You have decided that you want to study in the United States. Perhaps you wish to pursue a college education or a post-graduate degree. Or you want to study English or attend a short-term course or program or a professional certificate course, etc. But how do you get started? There are over 3,700 two and four-year colleges and universities, literally hundreds and hundreds of English Language programs, other specialized programs and certificate courses, thousands of summer camps and much much more. How can you search through this bewildering maze of educational opportunities. There is so much information available on the internet and in resource books. How do you begin?
First, read through this web site to familiarize yourself with what types of educational offerings are available. There are so many options that you want to see clearly what is available and how these options might fit in with your goals.
For an idea of careers check out the Occupational Outlook Handbook. Profiles of thousands of careers are outlined here.
Does your current educational background prepare you for the course you want to pursue? If not, what do you need to do to be prepared? For example, if you want to attend college in the US, is your English at the level required to do college level work? If not, you may have to take an English language course before you can attend a college or university.
Before checking through the web sites listed in the specific section you are interested in, we recommend you look through the following web sites and participate in Think Link.
Think Link is a cooperation with the U.S. Journal of Academics and is an interactive information link for students wishing to study in the US. The link features an exclusive guide to US universities, community colleges, English language programs, summer schools, internships and executive education opportunities for non-U.S. students and executives.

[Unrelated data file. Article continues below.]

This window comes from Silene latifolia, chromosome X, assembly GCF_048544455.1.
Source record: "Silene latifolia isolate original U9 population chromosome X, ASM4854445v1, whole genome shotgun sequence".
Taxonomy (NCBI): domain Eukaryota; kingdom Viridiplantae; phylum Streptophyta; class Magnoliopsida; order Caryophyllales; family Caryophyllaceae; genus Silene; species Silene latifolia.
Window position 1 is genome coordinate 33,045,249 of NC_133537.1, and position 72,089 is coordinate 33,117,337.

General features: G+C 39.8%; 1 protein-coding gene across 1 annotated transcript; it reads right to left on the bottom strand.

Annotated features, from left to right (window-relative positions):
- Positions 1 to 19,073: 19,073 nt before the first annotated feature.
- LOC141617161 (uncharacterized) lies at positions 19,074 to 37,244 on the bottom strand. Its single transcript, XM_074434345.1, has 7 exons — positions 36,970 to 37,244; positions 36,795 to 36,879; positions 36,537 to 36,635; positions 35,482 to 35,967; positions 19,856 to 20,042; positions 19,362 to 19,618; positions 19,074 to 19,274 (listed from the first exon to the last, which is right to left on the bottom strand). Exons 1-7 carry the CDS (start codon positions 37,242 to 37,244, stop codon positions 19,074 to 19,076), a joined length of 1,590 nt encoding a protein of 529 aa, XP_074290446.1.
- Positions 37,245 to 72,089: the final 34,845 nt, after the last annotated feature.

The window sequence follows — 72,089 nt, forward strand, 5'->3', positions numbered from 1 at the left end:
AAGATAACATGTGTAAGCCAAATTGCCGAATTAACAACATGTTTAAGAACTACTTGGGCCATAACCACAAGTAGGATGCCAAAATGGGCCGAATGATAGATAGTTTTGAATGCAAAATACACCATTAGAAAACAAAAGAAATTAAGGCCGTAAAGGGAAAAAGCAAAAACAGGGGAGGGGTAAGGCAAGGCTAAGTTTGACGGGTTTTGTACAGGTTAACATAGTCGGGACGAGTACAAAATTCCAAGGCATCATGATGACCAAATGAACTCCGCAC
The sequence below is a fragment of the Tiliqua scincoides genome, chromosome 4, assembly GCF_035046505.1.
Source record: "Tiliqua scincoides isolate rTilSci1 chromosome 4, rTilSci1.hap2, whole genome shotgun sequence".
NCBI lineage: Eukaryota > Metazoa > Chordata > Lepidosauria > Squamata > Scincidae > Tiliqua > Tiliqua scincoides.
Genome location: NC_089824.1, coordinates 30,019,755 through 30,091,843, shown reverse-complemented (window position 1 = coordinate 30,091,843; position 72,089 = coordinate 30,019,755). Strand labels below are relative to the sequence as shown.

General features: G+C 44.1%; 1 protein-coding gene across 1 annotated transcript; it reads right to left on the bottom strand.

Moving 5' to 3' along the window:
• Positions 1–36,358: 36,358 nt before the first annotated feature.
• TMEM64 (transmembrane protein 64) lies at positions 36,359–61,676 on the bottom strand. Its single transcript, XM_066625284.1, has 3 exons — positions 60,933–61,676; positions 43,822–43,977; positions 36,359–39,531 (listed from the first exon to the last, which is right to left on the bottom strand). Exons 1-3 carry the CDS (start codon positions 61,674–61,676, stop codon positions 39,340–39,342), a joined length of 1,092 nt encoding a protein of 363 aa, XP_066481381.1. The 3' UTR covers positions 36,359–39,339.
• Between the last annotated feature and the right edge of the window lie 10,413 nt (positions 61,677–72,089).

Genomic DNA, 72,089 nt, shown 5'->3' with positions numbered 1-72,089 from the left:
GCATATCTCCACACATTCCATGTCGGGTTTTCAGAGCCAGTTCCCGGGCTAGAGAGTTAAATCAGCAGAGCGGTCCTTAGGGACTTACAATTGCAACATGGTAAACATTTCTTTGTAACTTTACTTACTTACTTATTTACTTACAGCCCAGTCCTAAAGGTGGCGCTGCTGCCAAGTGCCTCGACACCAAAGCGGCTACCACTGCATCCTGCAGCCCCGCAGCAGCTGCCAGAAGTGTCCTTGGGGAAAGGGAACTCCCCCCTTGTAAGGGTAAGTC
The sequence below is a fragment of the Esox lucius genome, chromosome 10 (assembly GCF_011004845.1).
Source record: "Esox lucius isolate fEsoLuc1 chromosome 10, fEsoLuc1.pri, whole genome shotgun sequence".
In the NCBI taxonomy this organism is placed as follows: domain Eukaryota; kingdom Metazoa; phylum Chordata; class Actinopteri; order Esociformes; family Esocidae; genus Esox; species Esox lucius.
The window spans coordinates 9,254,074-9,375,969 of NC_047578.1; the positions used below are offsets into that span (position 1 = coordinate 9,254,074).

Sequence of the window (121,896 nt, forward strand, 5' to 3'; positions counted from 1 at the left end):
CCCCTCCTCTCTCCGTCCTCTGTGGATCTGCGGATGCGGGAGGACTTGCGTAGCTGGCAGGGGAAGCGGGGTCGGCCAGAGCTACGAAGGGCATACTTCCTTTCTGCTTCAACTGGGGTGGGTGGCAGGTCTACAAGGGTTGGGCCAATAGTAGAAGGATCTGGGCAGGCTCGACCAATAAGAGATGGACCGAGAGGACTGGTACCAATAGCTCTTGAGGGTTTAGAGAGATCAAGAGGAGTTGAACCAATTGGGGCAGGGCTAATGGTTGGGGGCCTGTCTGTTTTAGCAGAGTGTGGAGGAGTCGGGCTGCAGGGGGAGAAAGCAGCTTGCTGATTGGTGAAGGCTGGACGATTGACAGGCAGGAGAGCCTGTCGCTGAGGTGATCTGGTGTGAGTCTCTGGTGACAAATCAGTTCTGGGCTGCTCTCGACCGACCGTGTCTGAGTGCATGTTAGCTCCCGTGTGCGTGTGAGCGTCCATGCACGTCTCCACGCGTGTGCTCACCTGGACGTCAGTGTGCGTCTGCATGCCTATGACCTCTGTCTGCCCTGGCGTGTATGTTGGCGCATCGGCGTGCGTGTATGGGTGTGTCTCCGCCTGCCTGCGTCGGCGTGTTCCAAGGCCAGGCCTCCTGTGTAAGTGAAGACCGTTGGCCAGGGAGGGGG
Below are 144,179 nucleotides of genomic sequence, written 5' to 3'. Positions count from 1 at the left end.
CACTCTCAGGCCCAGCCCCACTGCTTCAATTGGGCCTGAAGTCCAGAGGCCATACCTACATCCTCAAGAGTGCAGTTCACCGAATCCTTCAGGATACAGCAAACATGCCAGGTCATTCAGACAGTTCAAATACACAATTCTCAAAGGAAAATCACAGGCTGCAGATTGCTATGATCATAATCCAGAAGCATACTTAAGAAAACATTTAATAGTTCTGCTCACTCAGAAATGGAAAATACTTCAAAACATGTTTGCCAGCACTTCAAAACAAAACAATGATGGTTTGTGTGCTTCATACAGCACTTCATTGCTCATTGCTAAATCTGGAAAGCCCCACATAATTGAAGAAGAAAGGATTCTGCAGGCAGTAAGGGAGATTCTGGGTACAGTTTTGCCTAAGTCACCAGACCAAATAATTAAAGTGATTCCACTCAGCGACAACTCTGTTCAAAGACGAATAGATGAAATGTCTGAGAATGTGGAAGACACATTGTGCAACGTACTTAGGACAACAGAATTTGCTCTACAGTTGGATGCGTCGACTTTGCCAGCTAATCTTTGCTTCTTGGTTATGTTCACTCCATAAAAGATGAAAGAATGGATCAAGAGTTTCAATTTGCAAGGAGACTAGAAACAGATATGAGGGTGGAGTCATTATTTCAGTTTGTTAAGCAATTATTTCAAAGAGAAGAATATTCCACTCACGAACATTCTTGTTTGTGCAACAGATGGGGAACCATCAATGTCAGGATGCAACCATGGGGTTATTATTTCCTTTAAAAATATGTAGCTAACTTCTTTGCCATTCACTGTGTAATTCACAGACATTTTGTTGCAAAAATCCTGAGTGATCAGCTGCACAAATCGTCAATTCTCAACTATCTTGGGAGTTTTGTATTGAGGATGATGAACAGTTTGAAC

The other web sites will give you an overview of the US academic system, additional information to help you make informed choices and additional links to other information and institutional web sites.
Once you have worked through the above web sites and have looked through the sites listed in your specific sections you should be ready to start narrowing down specific schools, camps programs etc. If you are looking for a college or university program then start looking through the College Search in Cyberspace. It is not necessary to use all the web sites listed, but it is important to use more than one or two in order to be sure that you are receiving the most comprehensive up-to-date information available. It is also important to look at a variety of web sites so that you can develop a true picture of the educational institutions you are interested in. For example, when researching a specific university it is also a good idea to take the virtual tour of the college campus. Check out the university student paper or other student web sites to see how students view the academics on campus and get a feel for how the students see their school.
Take the time to visit one of the Educational Resource Stations located throughout the country. At these stations you will find a variety of reference books on study in the United States. Use these materials, in conjunction with your internet research, to help you find the best educational options for your and your goals.
Swiss students who intend to use the diploma or degrees obtained in the US for further education in Switzerland or for employment, should find out if the degree or diploma will be recognized by the relevant authorities in Switzerland. For example, if you wish to become a physical therapist will that diploma be recognized by the authorities in Switzerland allowing you to practice as a physical therapist here.
Good Luck and enjoy the selection experience. Remember that thorough, extensive planning will make your educational opportunity in the United States a wonderful experience.